May Issue 2014

By | Arts & Culture | Society | Published 10 years ago

The Pakistan Idol journey comes to an end, but what a ride it has been. From humble beginnings and absolute obscurity, the show has propelled many young talents to instant stardom.

In the final battle between contenders Mohammad Shoaib and Zamad Baig, it was the latter who emerged victorious, securing the highest number of votes to become the first-ever Pakistan Idol. The young “ustaad” from small-town Mandi Bahauddin in the Punjab, is now all set for nationwide fame and success. Alongside, he also won a cash prize of Rs 2.5 million, a brand new Honda City and a contract worth millions of rupees from the Geo Television Network.

Despite being at the bottom thrice, the judges would often say that Baig’s voice reminded them of the late, great Nusrat Fateh Ali Khan — ironically, both Baig and Shoaib sang NFAK’s songs at their auditions and cited him as their ‘idol’ — and it was perhaps his rendition of ‘Allah Hu’ and ‘Yeh Jo Halka Halka Suroor Hai’ that really won over the audiences.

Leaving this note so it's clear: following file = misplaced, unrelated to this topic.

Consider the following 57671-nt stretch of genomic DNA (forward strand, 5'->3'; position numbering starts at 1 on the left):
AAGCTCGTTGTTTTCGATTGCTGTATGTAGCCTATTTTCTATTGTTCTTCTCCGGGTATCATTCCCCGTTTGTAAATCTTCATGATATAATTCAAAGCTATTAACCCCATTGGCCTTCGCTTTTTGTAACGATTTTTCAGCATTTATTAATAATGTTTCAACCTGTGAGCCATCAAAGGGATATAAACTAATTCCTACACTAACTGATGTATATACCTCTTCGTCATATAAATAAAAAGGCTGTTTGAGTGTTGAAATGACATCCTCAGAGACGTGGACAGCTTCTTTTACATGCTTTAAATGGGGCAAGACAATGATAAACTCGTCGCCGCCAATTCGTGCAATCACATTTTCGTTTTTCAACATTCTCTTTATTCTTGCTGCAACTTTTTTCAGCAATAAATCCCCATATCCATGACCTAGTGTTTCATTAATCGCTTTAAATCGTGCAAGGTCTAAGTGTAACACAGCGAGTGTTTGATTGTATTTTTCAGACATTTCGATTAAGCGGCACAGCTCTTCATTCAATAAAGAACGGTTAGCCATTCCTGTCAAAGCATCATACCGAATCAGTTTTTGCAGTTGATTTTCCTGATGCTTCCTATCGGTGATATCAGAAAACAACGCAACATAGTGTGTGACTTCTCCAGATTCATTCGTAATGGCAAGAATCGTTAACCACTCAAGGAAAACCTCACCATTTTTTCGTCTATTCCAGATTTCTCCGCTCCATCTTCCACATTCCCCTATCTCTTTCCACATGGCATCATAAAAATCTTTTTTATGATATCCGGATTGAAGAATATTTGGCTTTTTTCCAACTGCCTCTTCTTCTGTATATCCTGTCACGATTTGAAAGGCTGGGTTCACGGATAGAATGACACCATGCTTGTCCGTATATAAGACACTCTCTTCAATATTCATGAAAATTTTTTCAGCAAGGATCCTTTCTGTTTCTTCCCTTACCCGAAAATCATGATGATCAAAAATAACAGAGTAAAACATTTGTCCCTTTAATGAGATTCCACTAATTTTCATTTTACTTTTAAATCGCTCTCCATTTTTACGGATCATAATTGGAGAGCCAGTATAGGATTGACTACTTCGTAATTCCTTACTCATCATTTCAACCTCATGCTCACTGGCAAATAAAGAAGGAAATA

Peshawar’s Mohammad Shoaib’s energetic performances, angelic voice and “1000-watte smile” may have lost out to Baig’s powerhouse vocal chords, but great things are expected from the 23-year-old nonetheless. If American Idol history is anything to go by, it is often the runner-up who goes on to become the more commercially successful of the two.

The grand finale was as grand as promised, with performances by ghazal maestro Ustad Hamid Ali, popstar Sajjad Ali, Sufi singer Abida Parween and judges Hadiqa Kiyani and the multitalented Bushra Ansari.

As a final act, Ali Zafar made a surprise appearance (his second) to join Ali Azmat on stage, as they performed the full version of ‘Dil Maange Ya Abhi,’ the tune that can be heard on the Pepsi commercials on air since the start of the show, featuring the two Alis.

This article was originally published in Newsline’s May 2014 issue.

The writer is a journalist and former assistant editor at Newsline.